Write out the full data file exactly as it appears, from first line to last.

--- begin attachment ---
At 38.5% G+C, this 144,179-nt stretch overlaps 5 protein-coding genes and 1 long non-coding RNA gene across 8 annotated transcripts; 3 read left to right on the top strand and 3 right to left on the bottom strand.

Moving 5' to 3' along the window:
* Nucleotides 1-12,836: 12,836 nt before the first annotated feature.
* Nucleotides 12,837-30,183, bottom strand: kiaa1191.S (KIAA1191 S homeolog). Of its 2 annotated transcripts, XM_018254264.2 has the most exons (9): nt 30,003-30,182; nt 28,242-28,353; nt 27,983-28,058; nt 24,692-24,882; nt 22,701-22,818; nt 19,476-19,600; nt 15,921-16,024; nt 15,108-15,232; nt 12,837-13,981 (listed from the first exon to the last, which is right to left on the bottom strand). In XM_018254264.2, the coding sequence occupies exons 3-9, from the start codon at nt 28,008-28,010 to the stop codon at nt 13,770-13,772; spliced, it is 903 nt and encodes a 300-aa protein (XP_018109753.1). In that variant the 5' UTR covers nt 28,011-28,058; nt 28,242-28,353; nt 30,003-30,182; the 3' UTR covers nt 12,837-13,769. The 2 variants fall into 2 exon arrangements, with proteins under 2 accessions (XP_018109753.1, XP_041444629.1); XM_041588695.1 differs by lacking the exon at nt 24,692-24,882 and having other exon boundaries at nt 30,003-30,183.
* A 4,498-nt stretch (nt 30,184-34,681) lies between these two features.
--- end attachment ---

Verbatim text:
At 38.5% G+C, this 144,179-nt stretch overlaps 5 protein-coding genes and 1 long non-coding RNA gene across 8 annotated transcripts; 3 read left to right on the top strand and 3 right to left on the bottom strand.

Moving 5' to 3' along the window:
* Nucleotides 1-12,836: 12,836 nt before the first annotated feature.
* Nucleotides 12,837-30,183, bottom strand: kiaa1191.S (KIAA1191 S homeolog). Of its 2 annotated transcripts, XM_018254264.2 has the most exons (9): nt 30,003-30,182; nt 28,242-28,353; nt 27,983-28,058; nt 24,692-24,882; nt 22,701-22,818; nt 19,476-19,600; nt 15,921-16,024; nt 15,108-15,232; nt 12,837-13,981 (listed from the first exon to the last, which is right to left on the bottom strand). In XM_018254264.2, the coding sequence occupies exons 3-9, from the start codon at nt 28,008-28,010 to the stop codon at nt 13,770-13,772; spliced, it is 903 nt and encodes a 300-aa protein (XP_018109753.1). In that variant the 5' UTR covers nt 28,011-28,058; nt 28,242-28,353; nt 30,003-30,182; the 3' UTR covers nt 12,837-13,769. The 2 variants fall into 2 exon arrangements, with proteins under 2 accessions (XP_018109753.1, XP_041444629.1); XM_041588695.1 differs by lacking the exon at nt 24,692-24,882 and having other exon boundaries at nt 30,003-30,183.
* A 4,498-nt stretch (nt 30,184-34,681) lies between these two features.